How Can States Counter Terrorism While Protecting Human Rights?
21 Pages Posted: 24 Jul 2019
Date Written: July 23, 2019
For the past two decades countering terrorism has been at the forefront of the foreign policy priorities of democracies. This has coincided with the growth of human rights narratives as a fundamental feature of such democracies. However, a number of counterterrorism measures, such as the use of unlawful detention at Guantanamo Bay, confirmation of ‘black sites’ being used for interrogation and extended state surveillance powers, have raised serious human rights concerns. How do states ensure strong national security while protecting the fundamental human rights they claim as the bedrock of their society? How do states balance regulation of terrorism when the damage that can be done to political and legal systems by terrorism itself as well as by counter-terrorism measures which violate basic human rights norms are exceptional. It is to these challenges that the lecture will turn. I will address four myths that have dominated the post 9/11 terrorism and human rights landscape demonstrating that security need not be sacrificed for human rights (and vice versa), and that the relationship between rights and security is not necessarily one of tension but rather one of mutual capacity-building and necessity.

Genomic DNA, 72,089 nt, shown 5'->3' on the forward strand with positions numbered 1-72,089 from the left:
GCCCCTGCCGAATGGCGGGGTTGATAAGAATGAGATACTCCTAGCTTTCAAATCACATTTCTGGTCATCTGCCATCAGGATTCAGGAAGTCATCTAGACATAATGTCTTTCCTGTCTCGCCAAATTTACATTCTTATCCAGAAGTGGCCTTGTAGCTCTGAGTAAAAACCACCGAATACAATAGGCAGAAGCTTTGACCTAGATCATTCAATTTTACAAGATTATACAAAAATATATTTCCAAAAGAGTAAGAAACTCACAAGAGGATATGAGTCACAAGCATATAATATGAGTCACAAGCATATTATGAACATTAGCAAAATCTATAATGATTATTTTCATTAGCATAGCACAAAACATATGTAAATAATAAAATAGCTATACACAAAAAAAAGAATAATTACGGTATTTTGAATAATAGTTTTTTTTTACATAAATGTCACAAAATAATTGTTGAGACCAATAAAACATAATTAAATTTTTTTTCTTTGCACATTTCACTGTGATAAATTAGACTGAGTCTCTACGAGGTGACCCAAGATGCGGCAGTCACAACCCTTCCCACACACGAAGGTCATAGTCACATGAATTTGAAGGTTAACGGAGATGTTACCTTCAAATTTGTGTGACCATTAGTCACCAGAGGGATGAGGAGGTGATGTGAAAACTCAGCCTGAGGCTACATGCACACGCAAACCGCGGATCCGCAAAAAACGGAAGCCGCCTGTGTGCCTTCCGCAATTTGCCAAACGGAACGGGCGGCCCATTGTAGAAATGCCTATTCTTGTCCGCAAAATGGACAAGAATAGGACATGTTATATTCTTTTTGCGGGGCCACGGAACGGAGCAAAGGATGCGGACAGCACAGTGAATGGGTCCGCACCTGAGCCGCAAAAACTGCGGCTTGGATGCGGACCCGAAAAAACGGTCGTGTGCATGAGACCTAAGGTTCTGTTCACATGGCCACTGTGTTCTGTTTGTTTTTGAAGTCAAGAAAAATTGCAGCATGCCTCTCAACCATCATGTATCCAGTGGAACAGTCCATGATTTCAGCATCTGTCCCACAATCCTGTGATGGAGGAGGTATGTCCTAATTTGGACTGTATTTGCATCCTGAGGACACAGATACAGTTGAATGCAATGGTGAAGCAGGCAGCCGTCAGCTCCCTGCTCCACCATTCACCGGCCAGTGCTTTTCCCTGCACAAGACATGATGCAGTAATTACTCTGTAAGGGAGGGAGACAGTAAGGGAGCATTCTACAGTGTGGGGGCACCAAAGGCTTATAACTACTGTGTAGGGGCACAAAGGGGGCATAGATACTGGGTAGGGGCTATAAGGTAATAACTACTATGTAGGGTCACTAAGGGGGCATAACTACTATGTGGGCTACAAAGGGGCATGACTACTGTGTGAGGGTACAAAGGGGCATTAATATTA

Keywords: Terrorism, Human Rights, Rule of Law, Security, United Nations
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